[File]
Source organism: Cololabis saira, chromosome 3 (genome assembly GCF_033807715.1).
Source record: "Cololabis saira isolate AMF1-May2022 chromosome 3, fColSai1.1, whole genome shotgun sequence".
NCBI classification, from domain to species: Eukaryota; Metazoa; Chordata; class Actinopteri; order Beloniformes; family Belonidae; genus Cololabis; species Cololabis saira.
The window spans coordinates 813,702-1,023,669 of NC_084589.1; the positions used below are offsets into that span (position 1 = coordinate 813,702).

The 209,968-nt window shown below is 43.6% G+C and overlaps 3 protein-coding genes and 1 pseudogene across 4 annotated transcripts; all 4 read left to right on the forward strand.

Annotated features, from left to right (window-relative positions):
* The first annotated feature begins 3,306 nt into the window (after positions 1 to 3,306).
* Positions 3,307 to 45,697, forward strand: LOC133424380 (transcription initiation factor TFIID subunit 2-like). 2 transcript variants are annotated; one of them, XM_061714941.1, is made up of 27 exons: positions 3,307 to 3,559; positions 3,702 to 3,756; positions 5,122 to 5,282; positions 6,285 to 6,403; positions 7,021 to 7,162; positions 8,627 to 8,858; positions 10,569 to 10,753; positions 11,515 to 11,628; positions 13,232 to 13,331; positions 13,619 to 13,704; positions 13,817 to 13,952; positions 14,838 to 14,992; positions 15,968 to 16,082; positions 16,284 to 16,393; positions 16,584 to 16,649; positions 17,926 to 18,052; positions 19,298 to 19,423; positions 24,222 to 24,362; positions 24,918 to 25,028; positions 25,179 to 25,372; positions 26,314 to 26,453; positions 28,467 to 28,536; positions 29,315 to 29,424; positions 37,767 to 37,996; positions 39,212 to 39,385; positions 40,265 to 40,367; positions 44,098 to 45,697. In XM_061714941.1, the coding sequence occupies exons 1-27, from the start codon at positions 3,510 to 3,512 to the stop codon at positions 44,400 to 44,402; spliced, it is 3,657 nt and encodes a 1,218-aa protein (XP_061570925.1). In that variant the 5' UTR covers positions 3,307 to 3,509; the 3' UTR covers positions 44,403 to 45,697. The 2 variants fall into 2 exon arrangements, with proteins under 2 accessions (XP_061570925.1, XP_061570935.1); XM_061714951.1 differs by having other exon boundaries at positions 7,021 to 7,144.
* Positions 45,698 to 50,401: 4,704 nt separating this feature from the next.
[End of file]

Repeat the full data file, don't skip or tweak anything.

Source organism: Cololabis saira, chromosome 3 (genome assembly GCF_033807715.1).
Source record: "Cololabis saira isolate AMF1-May2022 chromosome 3, fColSai1.1, whole genome shotgun sequence".
NCBI classification, from domain to species: Eukaryota; Metazoa; Chordata; class Actinopteri; order Beloniformes; family Belonidae; genus Cololabis; species Cololabis saira.
The window spans coordinates 813,702-1,023,669 of NC_084589.1; the positions used below are offsets into that span (position 1 = coordinate 813,702).

The 209,968-nt window shown below is 43.6% G+C and overlaps 3 protein-coding genes and 1 pseudogene across 4 annotated transcripts; all 4 read left to right on the forward strand.

Annotated features, from left to right (window-relative positions):
* The first annotated feature begins 3,306 nt into the window (after positions 1 to 3,306).
* Positions 3,307 to 45,697, forward strand: LOC133424380 (transcription initiation factor TFIID subunit 2-like). 2 transcript variants are annotated; one of them, XM_061714941.1, is made up of 27 exons: positions 3,307 to 3,559; positions 3,702 to 3,756; positions 5,122 to 5,282; positions 6,285 to 6,403; positions 7,021 to 7,162; positions 8,627 to 8,858; positions 10,569 to 10,753; positions 11,515 to 11,628; positions 13,232 to 13,331; positions 13,619 to 13,704; positions 13,817 to 13,952; positions 14,838 to 14,992; positions 15,968 to 16,082; positions 16,284 to 16,393; positions 16,584 to 16,649; positions 17,926 to 18,052; positions 19,298 to 19,423; positions 24,222 to 24,362; positions 24,918 to 25,028; positions 25,179 to 25,372; positions 26,314 to 26,453; positions 28,467 to 28,536; positions 29,315 to 29,424; positions 37,767 to 37,996; positions 39,212 to 39,385; positions 40,265 to 40,367; positions 44,098 to 45,697. In XM_061714941.1, the coding sequence occupies exons 1-27, from the start codon at positions 3,510 to 3,512 to the stop codon at positions 44,400 to 44,402; spliced, it is 3,657 nt and encodes a 1,218-aa protein (XP_061570925.1). In that variant the 5' UTR covers positions 3,307 to 3,509; the 3' UTR covers positions 44,403 to 45,697. The 2 variants fall into 2 exon arrangements, with proteins under 2 accessions (XP_061570925.1, XP_061570935.1); XM_061714951.1 differs by having other exon boundaries at positions 7,021 to 7,144.
* Positions 45,698 to 50,401: 4,704 nt separating this feature from the next.